Another option is to remove Dutch sub-holding companies from the structures. Possible ways of doing this, as well as their tax implications, should be carefully considered, including MLI provisions (the principal purpose test). In addition, from the Russian tax perspective, any new recipient of Russian-source income should still be considered as the beneficial owner of that income in order to benefit from the DTT with Russia.

Looking ahead

It is not known at the present time whether Russia will choose to exit from its DTT with the Netherlands. Whatever the outcome – be it a DTT amended along the lines of the Cypriot scenario, or no DTT at all – the use of Dutch companies in structures with Russian companies will likely, in most cases, lose tax effectiveness. As such, given the constantly changing tax environment, it may be a good time for businesses to reconsider current structures to maintain tax-efficiency.

Alexander Tokarev

Partner, KPMG Russia and the CIS



more across site & bottom lb ros

More from across our site

The Italian government published plans to levy capital gains tax on cryptocurrency transactions, while Brazil and the UK signed a new tax treaty.
Multinational companies fear the scrutiny of aggressive tax audits may be overstepping the mark on transfer pricing methodology.
Standardisation and outsourcing are two possible solutions amid increasing regulations and scrutiny on transfer pricing, say sources.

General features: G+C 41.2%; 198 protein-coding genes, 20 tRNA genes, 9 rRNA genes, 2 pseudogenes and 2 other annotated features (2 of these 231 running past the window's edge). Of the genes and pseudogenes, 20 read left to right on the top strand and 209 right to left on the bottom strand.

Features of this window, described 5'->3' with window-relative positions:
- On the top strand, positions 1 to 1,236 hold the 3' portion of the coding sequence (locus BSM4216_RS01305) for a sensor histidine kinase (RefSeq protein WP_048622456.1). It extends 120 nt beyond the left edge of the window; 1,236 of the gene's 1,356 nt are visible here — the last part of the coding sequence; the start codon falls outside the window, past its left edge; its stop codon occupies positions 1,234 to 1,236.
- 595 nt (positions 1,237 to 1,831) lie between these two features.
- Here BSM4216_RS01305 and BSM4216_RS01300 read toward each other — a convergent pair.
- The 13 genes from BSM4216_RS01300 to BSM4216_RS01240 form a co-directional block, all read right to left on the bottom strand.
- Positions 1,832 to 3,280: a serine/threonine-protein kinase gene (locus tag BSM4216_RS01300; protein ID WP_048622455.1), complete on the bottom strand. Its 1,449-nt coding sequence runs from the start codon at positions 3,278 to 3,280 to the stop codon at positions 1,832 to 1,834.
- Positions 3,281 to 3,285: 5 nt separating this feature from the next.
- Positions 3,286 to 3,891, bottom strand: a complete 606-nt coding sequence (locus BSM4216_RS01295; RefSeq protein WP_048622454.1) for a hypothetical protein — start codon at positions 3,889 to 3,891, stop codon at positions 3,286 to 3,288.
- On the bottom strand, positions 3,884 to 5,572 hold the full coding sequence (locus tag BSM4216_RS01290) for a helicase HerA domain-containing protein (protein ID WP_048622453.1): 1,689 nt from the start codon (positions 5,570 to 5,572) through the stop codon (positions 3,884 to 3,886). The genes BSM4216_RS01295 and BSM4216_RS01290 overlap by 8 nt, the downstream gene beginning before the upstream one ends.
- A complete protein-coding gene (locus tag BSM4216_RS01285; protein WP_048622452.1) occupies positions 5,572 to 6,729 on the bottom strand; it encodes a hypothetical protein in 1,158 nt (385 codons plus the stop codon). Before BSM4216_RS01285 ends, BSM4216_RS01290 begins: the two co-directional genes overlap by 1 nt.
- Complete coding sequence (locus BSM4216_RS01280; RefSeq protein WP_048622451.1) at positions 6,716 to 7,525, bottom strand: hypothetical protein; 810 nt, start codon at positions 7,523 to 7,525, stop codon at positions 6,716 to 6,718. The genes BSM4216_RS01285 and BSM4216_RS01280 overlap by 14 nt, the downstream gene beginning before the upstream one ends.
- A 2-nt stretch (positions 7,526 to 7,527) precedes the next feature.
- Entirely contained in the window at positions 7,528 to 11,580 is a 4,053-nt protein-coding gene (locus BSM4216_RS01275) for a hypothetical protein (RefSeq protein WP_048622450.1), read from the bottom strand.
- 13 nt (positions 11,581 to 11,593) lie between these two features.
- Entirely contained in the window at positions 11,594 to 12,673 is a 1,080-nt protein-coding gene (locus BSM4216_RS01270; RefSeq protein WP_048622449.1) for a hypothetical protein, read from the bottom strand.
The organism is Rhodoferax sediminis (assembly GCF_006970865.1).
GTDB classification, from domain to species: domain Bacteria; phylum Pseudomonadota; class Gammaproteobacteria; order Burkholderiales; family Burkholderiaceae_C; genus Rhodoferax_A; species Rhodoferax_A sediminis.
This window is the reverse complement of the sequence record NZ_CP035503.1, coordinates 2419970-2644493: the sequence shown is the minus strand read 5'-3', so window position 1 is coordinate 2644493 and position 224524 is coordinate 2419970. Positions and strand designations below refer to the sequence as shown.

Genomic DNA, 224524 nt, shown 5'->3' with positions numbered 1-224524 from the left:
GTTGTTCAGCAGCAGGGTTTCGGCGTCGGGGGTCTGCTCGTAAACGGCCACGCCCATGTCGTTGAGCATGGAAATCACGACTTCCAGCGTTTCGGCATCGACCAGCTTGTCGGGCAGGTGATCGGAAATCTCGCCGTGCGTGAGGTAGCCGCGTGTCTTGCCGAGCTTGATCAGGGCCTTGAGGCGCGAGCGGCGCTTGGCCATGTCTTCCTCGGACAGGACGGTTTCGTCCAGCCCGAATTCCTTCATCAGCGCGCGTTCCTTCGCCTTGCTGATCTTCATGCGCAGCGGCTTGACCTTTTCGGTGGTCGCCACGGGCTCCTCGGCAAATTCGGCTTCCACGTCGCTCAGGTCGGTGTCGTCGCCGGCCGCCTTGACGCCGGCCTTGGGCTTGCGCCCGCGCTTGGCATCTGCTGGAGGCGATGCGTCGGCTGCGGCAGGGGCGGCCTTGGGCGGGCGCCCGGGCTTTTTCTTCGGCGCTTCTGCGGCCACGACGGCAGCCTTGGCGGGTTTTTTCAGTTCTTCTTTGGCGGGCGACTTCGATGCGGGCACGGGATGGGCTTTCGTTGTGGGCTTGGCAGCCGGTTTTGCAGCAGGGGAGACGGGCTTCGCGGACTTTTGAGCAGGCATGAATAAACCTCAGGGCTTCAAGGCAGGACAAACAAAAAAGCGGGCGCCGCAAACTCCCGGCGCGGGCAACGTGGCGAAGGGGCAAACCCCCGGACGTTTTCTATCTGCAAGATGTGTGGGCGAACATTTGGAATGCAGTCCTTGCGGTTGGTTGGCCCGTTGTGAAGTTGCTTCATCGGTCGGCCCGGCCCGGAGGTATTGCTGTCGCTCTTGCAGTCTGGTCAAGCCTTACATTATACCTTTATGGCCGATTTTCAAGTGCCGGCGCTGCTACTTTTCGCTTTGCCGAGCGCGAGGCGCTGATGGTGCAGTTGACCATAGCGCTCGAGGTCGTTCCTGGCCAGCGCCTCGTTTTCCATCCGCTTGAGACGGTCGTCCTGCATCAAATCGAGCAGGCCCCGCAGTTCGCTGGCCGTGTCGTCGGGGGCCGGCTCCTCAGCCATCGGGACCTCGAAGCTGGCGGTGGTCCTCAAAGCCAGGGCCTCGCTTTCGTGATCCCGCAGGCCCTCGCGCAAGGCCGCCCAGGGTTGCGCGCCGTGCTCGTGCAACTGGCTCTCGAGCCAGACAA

Inaugural awards announces winners
The UN’s decision to seek a leadership role in global tax policy could be a crucial turning point but won’t be the end of the OECD, say tax experts.
The UN may be set to assume a global role in tax policy that would rival the OECD, while automakers lobby the US to change its tax rules on Chinese materials.
Companies including Valentino and EveryMatrix say the early adoption of EU public CbCR rules could boost transparency of local and foreign MNEs, despite the short notice.
ITR invites tax firms, in-house teams, and tax professionals to make submissions for the 2023 ITR Tax Awards in Asia-Pacific, Europe Middle East & Africa, and the Americas.
Tax authorities and customs are failing multinationals by creating uncertainty with contradictory assessment and guidance, say in-house tax directors.
The CJEU said the General Court erred in law when it ruled that both companies benefitted from Italian state aid.